John 2:2 - On the third day there was a wedding at Cana in Galilee, and the mother of Jesus was there. Jesus also was invited to the wedding with His disciples.
When Christ attends a wedding, He becomes the centerpiece of a new home. That is the distinguishing quality of a Christian home: Christ at the center, and the home's members reflecting His self-sacrificing love.
In Ephesians 2:5, Paul writes that husbands should love their wives just as Christ also loved the church and gave Himself for it. Christ loved humanity so much that He gave His life for the sins of the world. Ideally, the members of the Christian household love one another, seek each other's welfare, and willingly sacrifice personal interests for the good of the family. Members of a Christian family are bound to each other with a special love—a higher and more noble kind of love—namely, the love that springs from their faith and hope in the Savior. This is a long-term love between a husband and wife and, by extension, members of the household. Some of the moonlight and roses may go out of it, but its bonds can become stronger than steel.
When Christ attends a wedding, the man and woman will strive to understand each other; they will resist condemning the other when there is conflict, too. Christian mates should seek to know how Christ dealt with human beings and their weaknesses. He never condoned sin, but He was sympathetic and understanding in His dealings with sinners. We too, sinners, as we are, should want to deal tenderly with our spouses.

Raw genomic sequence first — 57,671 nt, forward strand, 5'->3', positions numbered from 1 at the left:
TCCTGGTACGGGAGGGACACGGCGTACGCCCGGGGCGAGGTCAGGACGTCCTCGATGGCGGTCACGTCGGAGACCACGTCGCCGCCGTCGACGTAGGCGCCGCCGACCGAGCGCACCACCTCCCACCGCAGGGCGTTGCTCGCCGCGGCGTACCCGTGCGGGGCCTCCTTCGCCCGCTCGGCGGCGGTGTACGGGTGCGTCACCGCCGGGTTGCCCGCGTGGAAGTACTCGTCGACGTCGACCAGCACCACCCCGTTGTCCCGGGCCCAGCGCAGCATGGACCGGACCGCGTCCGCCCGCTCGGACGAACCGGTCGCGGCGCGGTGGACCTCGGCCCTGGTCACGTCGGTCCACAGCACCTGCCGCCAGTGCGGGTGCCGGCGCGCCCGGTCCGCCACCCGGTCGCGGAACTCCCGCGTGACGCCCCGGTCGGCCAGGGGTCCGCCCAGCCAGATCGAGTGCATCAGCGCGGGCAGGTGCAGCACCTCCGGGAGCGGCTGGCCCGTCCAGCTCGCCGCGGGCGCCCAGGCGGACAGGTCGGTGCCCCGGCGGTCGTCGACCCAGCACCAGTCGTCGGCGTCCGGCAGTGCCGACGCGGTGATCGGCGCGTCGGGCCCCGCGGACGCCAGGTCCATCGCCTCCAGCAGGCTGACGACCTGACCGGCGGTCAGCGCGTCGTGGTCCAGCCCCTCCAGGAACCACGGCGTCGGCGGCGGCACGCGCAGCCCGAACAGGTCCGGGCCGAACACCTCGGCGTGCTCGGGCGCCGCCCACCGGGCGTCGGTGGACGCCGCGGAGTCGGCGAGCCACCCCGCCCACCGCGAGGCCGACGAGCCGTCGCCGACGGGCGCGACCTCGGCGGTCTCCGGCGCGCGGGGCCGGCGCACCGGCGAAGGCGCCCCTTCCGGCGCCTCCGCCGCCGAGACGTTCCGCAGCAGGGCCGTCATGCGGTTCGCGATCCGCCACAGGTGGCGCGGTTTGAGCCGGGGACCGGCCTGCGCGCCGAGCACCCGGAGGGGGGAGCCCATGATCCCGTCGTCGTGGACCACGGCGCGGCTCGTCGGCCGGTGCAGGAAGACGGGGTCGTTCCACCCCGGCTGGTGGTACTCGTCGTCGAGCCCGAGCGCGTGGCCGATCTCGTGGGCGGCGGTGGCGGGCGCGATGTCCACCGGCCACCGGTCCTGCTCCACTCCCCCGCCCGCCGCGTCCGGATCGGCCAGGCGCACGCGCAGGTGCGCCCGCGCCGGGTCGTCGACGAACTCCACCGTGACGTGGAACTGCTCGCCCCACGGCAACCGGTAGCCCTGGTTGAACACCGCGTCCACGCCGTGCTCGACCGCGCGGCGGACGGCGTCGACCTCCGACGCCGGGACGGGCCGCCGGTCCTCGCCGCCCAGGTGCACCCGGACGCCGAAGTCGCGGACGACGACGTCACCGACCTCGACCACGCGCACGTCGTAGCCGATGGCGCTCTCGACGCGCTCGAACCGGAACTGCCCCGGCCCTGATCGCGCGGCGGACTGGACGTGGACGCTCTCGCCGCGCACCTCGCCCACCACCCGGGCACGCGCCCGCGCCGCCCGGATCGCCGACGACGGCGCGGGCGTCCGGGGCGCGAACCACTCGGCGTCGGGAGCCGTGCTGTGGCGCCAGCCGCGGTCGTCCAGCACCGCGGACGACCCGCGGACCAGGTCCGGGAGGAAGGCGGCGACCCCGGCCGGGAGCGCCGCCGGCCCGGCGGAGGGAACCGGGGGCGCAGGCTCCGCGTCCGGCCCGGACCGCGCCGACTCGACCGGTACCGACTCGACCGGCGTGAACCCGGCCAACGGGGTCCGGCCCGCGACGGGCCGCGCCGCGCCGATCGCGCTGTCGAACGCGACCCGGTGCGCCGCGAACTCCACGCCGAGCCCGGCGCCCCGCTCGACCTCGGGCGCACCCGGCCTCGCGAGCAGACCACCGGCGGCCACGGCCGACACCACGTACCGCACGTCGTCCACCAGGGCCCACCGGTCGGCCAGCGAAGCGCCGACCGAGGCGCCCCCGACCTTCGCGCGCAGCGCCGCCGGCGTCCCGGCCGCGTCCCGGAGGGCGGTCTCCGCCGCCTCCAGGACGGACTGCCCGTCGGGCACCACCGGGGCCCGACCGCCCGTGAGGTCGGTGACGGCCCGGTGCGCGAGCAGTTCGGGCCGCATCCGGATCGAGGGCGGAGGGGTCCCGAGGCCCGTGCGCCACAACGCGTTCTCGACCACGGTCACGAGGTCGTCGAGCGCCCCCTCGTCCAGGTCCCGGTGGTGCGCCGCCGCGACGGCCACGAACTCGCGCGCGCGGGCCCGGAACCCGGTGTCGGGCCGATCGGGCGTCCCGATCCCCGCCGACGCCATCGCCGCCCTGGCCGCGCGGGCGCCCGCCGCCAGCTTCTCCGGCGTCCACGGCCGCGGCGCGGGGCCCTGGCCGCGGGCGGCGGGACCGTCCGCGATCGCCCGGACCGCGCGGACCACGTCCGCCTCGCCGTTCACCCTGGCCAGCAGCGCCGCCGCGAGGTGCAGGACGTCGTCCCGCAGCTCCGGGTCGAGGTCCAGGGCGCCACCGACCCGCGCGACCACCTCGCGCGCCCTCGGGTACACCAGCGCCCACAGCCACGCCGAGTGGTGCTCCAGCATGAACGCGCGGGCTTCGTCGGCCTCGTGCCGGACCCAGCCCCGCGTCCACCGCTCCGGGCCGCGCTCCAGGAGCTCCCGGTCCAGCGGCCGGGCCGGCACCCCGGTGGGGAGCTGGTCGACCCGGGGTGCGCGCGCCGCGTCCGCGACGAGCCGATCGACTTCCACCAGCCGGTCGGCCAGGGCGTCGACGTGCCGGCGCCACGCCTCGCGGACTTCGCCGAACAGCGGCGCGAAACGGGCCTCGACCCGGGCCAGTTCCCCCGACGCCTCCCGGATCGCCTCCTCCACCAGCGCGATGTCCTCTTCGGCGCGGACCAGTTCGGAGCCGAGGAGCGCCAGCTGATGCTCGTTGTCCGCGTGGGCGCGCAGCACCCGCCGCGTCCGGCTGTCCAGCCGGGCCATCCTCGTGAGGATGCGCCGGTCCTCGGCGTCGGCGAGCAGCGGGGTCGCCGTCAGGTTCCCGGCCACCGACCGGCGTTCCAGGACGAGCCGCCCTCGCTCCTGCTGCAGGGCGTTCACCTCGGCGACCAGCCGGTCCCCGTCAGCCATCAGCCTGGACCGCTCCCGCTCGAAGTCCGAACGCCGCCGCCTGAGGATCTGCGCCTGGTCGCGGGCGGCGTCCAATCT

When Christ attends a wedding, the man and woman who have become husband and wife will be determined to be true and loyal to each other, in every respect. They have become a closed corporation, so to speak, not only their bodies, but also their possessions, their plans, their aspirations, their confidences, and their secrets are theirs alone. A husband's responsibility to his wife and a wife's responsibility to her husband are greater than the responsibility to their parents or to any other person. Scripture says in Genesis 2:24: "Therefore a man shall leave his father and his mother and hold fast to his wife, and they shall become one flesh."
There is no shortage of challenges facing married couples today. The pressures, stresses, temptations, and entertainments of this world abound on all sides. As individuals, most of us feel at least somewhat inadequate in handling these variables. You may not have much effect in the world, but you do have an influence in your marriage relationship and in the home of which you are a part.
As you love the Savior, and through Him the members of your family, seek to remember how it is when Christ attends a wedding. He is not only to be a permanent and prominent Guest in your home; He should be its most visible centerpiece, enriching your marriage and empowering your relationship with others.
THE PRAYER: Heavenly Father, let our marriages burn bright for You. Let our love for our spouses draw strength and inspiration from Jesus' love for us. In His Name we pray. Amen.
From "When Christ Attends a Wedding," a sermon excerpt from Rev. Dr. Armin Oldsen, former Speaker of The Lutheran Hour
1. When you were younger, was being married something that appealed to you? Why or why not?
2. Turning water into wine was the first of Jesus' signs—and because of this (at least in part) "His disciples believed in Him." Would seeing this empower your faith in Jesus? Would it freak you out?
3. If you're married or in a long-term relationship, how do you keep yourself true and dedicated to your spouse or significant other?
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